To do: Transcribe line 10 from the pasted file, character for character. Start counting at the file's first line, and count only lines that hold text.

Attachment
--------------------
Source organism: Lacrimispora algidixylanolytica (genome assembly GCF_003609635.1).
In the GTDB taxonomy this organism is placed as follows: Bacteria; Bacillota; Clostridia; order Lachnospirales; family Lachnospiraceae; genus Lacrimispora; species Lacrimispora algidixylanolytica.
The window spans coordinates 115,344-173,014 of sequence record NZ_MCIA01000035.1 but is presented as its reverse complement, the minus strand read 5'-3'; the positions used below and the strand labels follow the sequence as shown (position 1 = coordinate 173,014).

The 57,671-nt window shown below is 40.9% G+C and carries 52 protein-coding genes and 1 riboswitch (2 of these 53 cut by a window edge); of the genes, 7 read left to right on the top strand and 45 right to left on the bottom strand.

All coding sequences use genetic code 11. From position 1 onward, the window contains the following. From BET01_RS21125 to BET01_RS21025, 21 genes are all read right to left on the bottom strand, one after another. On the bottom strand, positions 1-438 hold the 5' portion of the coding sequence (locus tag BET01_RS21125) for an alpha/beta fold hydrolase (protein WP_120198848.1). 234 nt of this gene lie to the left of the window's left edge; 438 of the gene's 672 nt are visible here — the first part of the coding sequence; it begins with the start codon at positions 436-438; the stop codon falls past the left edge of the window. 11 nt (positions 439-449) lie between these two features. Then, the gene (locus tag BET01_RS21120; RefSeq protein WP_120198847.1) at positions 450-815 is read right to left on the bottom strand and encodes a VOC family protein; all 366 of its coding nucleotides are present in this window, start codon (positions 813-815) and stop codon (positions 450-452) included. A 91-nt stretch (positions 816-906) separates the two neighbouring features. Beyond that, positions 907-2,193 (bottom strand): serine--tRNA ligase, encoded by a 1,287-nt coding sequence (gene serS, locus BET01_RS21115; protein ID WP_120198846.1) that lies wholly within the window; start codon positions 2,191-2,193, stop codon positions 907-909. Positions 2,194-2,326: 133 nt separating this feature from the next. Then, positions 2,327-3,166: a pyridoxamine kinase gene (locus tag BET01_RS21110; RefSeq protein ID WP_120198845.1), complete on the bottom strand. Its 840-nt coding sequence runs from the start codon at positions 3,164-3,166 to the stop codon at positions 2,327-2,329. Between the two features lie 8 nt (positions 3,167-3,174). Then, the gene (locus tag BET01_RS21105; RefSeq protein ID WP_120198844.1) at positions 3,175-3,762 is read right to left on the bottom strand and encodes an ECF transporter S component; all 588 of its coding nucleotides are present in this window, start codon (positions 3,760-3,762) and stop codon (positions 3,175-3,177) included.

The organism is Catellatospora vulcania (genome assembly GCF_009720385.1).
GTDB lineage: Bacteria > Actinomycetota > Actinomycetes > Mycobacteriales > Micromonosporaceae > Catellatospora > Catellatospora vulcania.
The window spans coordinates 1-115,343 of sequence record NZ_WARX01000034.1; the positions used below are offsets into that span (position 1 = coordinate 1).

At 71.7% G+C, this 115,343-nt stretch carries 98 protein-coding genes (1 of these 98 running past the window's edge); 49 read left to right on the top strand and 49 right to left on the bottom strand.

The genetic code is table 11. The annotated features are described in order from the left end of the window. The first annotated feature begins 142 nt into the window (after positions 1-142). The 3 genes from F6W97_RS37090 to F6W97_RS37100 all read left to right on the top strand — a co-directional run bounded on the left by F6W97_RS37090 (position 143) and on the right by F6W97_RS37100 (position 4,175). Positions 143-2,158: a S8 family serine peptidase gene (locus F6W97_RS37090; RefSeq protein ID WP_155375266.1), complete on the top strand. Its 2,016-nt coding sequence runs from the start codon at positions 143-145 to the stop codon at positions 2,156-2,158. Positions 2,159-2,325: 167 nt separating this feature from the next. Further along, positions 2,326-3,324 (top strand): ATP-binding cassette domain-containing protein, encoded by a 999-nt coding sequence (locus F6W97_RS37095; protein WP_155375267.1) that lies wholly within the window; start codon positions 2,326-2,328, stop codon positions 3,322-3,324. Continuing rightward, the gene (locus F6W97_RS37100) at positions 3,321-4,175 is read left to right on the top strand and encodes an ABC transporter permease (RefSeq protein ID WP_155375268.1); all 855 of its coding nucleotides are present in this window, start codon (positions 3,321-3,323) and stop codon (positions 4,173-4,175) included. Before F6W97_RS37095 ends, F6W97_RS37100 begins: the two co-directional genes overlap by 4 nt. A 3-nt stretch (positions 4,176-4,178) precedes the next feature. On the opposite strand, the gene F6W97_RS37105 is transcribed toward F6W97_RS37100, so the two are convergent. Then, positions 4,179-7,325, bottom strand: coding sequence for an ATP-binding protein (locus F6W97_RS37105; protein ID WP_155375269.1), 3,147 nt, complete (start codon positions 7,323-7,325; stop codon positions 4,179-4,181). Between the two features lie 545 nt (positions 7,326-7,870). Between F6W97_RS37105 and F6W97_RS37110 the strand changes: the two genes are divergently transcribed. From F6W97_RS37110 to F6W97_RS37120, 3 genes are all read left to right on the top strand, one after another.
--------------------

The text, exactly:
The genetic code is table 11. The annotated features are described in order from the left end of the window. The first annotated feature begins 142 nt into the window (after positions 1-142). The 3 genes from F6W97_RS37090 to F6W97_RS37100 all read left to right on the top strand — a co-directional run bounded on the left by F6W97_RS37090 (position 143) and on the right by F6W97_RS37100 (position 4,175). Positions 143-2,158: a S8 family serine peptidase gene (locus F6W97_RS37090; RefSeq protein ID WP_155375266.1), complete on the top strand. Its 2,016-nt coding sequence runs from the start codon at positions 143-145 to the stop codon at positions 2,156-2,158. Positions 2,159-2,325: 167 nt separating this feature from the next. Further along, positions 2,326-3,324 (top strand): ATP-binding cassette domain-containing protein, encoded by a 999-nt coding sequence (locus F6W97_RS37095; protein WP_155375267.1) that lies wholly within the window; start codon positions 2,326-2,328, stop codon positions 3,322-3,324. Continuing rightward, the gene (locus F6W97_RS37100) at positions 3,321-4,175 is read left to right on the top strand and encodes an ABC transporter permease (RefSeq protein ID WP_155375268.1); all 855 of its coding nucleotides are present in this window, start codon (positions 3,321-3,323) and stop codon (positions 4,173-4,175) included. Before F6W97_RS37095 ends, F6W97_RS37100 begins: the two co-directional genes overlap by 4 nt. A 3-nt stretch (positions 4,176-4,178) precedes the next feature. On the opposite strand, the gene F6W97_RS37105 is transcribed toward F6W97_RS37100, so the two are convergent. Then, positions 4,179-7,325, bottom strand: coding sequence for an ATP-binding protein (locus F6W97_RS37105; protein ID WP_155375269.1), 3,147 nt, complete (start codon positions 7,323-7,325; stop codon positions 4,179-4,181). Between the two features lie 545 nt (positions 7,326-7,870). Between F6W97_RS37105 and F6W97_RS37110 the strand changes: the two genes are divergently transcribed. From F6W97_RS37110 to F6W97_RS37120, 3 genes are all read left to right on the top strand, one after another.